Of course, apostrophes don’t only serve as place holders for missing letters or words—they also indicate possession. Take this easy example: In “the king’s book,” the book belongs to the king. Some scholars believe the possessive apostrophe was introduced in the 17th century as another form of contraction, with the full, more formal expression being “the king his book.” Why didn’t “the queen her book” turn into “the queen’r book”? No one knows, but the male ending might have been given bigger importance than the female ending. Find out the truth behind 14 grammar rules your English teacher lied about.

4 / 11
pluralsNicole Fornabaio/rd.com, Shutterstock

Don’t use apostrophes for plurals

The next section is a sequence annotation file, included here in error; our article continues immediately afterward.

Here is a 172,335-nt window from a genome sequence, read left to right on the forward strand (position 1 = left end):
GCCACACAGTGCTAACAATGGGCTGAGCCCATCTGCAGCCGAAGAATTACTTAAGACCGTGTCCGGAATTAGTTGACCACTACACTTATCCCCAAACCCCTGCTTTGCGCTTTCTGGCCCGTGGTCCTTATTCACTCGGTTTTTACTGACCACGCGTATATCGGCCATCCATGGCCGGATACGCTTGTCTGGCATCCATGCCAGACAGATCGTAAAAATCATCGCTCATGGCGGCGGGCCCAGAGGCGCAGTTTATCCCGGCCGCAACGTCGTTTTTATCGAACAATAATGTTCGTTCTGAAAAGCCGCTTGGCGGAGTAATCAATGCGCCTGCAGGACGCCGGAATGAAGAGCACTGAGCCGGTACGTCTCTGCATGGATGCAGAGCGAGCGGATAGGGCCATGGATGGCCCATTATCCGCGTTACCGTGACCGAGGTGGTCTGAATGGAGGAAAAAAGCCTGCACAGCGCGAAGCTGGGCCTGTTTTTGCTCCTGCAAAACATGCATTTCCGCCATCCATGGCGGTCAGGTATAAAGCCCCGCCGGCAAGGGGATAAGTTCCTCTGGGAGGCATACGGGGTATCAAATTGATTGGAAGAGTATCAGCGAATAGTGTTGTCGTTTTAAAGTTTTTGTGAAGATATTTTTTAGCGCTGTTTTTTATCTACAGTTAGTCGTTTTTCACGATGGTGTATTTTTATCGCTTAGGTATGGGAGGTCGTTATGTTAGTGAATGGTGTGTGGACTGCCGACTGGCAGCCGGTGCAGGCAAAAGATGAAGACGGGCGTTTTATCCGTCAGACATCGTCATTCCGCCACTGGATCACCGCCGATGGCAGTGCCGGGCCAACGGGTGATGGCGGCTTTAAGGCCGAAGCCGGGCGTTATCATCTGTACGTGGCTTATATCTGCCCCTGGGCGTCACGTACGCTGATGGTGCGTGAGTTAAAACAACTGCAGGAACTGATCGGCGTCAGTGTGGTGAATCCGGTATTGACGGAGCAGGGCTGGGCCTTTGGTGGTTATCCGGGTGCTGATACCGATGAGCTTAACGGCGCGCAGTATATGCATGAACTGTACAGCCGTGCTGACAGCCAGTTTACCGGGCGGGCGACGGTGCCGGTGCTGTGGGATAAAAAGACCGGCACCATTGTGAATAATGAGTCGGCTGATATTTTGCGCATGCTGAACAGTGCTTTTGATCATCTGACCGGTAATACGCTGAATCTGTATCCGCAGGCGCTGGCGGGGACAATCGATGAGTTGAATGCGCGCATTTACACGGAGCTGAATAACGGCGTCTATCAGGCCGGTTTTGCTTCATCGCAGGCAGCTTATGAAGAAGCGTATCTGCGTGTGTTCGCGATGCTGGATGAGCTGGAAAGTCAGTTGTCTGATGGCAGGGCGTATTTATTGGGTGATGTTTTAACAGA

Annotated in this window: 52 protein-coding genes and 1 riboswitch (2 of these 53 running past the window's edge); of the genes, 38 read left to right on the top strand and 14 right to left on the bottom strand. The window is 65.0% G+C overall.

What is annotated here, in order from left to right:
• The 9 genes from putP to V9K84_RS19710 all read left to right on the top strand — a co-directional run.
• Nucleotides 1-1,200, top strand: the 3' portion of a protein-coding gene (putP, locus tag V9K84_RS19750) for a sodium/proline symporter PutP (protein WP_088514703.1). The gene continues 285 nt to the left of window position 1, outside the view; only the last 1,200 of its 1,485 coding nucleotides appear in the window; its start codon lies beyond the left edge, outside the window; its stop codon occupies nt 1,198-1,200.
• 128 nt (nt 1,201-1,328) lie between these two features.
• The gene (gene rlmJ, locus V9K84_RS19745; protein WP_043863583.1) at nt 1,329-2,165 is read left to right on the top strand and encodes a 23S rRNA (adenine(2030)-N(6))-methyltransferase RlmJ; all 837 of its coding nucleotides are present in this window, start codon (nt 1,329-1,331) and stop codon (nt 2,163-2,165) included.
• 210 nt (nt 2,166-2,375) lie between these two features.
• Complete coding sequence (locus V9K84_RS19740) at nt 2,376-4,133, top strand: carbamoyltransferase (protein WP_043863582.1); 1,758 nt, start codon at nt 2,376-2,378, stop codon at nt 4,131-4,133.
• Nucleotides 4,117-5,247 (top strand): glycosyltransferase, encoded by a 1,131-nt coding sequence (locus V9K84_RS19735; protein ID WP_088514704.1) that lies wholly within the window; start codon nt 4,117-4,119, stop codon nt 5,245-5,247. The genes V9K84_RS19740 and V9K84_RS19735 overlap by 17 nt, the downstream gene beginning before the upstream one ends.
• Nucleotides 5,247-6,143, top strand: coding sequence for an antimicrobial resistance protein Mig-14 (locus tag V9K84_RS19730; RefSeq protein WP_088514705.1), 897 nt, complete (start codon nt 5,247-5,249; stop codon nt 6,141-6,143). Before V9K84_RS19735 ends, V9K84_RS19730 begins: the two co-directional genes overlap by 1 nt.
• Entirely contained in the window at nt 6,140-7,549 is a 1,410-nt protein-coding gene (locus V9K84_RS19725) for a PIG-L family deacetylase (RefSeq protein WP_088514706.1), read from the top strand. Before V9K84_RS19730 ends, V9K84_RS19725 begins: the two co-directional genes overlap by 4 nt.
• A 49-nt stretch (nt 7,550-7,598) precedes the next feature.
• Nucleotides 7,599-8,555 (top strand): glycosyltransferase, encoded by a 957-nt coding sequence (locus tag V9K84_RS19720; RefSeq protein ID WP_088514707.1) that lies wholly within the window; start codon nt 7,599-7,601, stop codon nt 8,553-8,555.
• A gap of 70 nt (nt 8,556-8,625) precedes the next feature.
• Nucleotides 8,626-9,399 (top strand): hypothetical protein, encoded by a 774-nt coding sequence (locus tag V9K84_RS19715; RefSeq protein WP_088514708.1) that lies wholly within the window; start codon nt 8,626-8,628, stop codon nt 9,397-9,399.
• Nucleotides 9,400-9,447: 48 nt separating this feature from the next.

Most English nouns become plural simply by adding an s or es, and you can’t just tack on an apostrophe for the heck of it. It’s never “We three king’s of Orient are.” It’s always “We three kings.” Same goes for family names: It’s always the Kings who invite you over, never the King’s. Make sure you avoid these common punctuation mistakes that make smart people look dumb.

5 / 11
pluralsNicole Fornabaio/rd.com, Shutterstock

Do use apostrophes for plurals—if there’s possession

But what if the subject is plural and you still want to indicate possession? Put an apostrophe after the final s. So if those kings of Orient share a book, it becomes the kings’ book. What if it’s a family that happens to be called King? Well, if the whole tribe is sharing a single volume, it’s the Kings’ book. (And maybe it’s time for them to hit up a library!)

6 / 11
its vs it'sNicole Fornabaio/rd.com, Shutterstock